The Court may modify or reverse a decision of a magistrate judge on a nondispositive issue upon a showing that the magistrate judge's decision is "clearly erroneous or contrary to law." FED. R. CIV. P. 71.1(a); SDIL-LR 73.1(a).
A finding is clearly erroneous when "the reviewing court on the entire evidence is left with the definite and firm conviction that a mistake has been committed." Anderson v. City of Bessemer City, 470 U.S. 564, 573 (1985) (quoting United States v. U.S. Gypsum Co., 333 U.S. 364, 395 (1948)); see also Weeks v. Samsung Heavy Indus. Co., 126 F.3d 926, 943 (7th Cir. 1997) ("The clear error standard means that the district court can overturn the magistrate judge's ruling only if the district court is left with the definite and firm conviction that a mistake has been made."). "When there are two permissible views of the evidence, the factfinder's choice between them cannot be clearly erroneous." Anderson, 470 U.S. at 574 (citing United States v. Yellow Cab Co., 338 U.S. 338, 342 (1949)).
Here, Magistrate Judge Frazier's decision was not clearly erroneous or contract to law. Nevertheless, the Court will impose the protective order that Cueto not reveal the contents of the grand jury testimony to anyone else without prior approval of the Court. As it happens, Cueto does not object to such a protective order. As for the government's position that the release should be restricted to that which deals with Robert Haida's testimony, the Court disagrees. Indeed, in light of the government's disclosure that the testimony contains some Brady material and should have been turned over for Cueto's criminal trial but was not, Cueto should be allowed to view it all. Moreover, as Magistrate Judge Frazier found, given the passage of time it is highly unlikely that there is any danger or concern in this late disclosure now, but in any event, the protective order should cure any harm in that regard. Accordingly, the government is ordered to produce Congressman Costello's April 15, 1996, grand jury testimony to Cueto immediately. Failure to do so will result in sanctions.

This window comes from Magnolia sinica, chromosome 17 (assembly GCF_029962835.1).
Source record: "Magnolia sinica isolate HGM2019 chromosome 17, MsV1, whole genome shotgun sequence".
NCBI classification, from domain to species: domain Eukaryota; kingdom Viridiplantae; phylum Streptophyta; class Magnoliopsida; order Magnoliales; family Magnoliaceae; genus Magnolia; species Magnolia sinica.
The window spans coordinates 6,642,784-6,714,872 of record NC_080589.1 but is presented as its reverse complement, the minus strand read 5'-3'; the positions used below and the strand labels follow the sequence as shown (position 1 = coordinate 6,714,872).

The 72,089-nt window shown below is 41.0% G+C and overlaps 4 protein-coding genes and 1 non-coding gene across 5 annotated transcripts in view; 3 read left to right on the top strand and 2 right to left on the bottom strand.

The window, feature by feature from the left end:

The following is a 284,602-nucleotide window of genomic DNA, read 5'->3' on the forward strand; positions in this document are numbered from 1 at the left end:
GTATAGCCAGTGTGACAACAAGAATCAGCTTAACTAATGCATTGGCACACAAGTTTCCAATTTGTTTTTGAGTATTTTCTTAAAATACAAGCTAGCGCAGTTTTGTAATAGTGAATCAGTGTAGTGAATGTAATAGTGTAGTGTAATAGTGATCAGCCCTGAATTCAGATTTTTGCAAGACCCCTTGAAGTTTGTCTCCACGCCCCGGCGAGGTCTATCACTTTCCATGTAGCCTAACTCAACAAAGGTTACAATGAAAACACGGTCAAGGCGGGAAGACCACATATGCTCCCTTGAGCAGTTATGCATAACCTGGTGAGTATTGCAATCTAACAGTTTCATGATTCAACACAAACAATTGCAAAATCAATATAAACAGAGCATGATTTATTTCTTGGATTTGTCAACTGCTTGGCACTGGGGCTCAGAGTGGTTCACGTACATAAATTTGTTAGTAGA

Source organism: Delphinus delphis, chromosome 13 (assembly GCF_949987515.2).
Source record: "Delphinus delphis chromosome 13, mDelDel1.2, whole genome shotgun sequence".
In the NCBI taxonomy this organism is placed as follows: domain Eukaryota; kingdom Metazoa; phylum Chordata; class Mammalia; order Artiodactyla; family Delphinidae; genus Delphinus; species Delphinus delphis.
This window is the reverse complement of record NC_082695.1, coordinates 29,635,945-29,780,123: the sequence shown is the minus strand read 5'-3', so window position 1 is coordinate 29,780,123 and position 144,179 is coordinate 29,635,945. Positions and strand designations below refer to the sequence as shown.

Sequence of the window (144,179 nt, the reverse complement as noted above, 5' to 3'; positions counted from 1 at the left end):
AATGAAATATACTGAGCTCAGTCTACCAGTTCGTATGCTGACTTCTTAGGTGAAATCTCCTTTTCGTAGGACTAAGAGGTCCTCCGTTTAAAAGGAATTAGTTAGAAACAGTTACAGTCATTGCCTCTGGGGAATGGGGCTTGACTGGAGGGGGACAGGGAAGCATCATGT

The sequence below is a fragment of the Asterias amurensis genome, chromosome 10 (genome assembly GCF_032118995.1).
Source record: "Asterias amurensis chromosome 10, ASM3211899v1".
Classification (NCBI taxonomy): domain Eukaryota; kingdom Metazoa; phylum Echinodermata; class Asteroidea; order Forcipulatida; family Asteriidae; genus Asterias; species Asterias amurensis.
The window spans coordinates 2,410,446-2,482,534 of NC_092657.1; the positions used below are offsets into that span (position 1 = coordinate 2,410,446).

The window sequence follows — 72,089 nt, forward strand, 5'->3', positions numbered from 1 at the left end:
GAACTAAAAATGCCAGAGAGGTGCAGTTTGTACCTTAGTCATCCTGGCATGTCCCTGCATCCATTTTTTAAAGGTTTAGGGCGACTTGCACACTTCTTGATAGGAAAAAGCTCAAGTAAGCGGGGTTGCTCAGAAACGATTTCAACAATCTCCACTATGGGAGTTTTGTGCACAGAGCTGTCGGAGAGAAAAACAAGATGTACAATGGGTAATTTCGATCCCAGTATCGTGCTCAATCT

Thus, Cueto's motion for the Court to release Costello's grand jury transcript (Doc. 700) and the government's appeal of Magistrate Judge Frazier's April 24, 2012, order (Doc. 702) are both denied, but a protective order is hereby entered prohibiting Cueto from revealing the contents of the grand jury testimony to anyone else without prior approval of the Court.
Signed this 10th day of ...